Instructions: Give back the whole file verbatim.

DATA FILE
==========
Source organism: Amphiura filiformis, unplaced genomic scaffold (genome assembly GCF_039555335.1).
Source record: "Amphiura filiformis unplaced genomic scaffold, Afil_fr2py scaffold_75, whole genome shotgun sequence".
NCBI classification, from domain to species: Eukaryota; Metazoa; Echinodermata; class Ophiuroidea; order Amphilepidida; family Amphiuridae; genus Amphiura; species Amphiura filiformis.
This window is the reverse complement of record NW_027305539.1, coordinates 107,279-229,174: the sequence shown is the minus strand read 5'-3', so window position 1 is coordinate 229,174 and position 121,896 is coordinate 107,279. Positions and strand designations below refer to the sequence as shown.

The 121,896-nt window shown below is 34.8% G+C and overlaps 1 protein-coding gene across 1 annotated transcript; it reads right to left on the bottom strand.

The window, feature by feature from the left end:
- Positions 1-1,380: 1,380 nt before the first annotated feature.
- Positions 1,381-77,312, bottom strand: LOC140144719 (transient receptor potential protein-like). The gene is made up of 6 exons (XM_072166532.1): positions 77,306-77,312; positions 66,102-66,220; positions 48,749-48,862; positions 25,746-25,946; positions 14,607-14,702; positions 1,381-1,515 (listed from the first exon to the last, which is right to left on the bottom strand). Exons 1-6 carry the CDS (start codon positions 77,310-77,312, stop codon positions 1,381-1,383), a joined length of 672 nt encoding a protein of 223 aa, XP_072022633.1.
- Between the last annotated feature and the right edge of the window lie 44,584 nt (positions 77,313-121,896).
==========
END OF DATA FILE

Source organism: Amphiura filiformis, unplaced genomic scaffold (genome assembly GCF_039555335.1).
Source record: "Amphiura filiformis unplaced genomic scaffold, Afil_fr2py scaffold_75, whole genome shotgun sequence".
NCBI classification, from domain to species: Eukaryota; Metazoa; Echinodermata; class Ophiuroidea; order Amphilepidida; family Amphiuridae; genus Amphiura; species Amphiura filiformis.
This window is the reverse complement of record NW_027305539.1, coordinates 107,279-229,174: the sequence shown is the minus strand read 5'-3', so window position 1 is coordinate 229,174 and position 121,896 is coordinate 107,279. Positions and strand designations below refer to the sequence as shown.

The 121,896-nt window shown below is 34.8% G+C and overlaps 1 protein-coding gene across 1 annotated transcript; it reads right to left on the bottom strand.

The window, feature by feature from the left end:
- Positions 1-1,380: 1,380 nt before the first annotated feature.
- Positions 1,381-77,312, bottom strand: LOC140144719 (transient receptor potential protein-like). The gene is made up of 6 exons (XM_072166532.1): positions 77,306-77,312; positions 66,102-66,220; positions 48,749-48,862; positions 25,746-25,946; positions 14,607-14,702; positions 1,381-1,515 (listed from the first exon to the last, which is right to left on the bottom strand). Exons 1-6 carry the CDS (start codon positions 77,310-77,312, stop codon positions 1,381-1,383), a joined length of 672 nt encoding a protein of 223 aa, XP_072022633.1.
- Between the last annotated feature and the right edge of the window lie 44,584 nt (positions 77,313-121,896).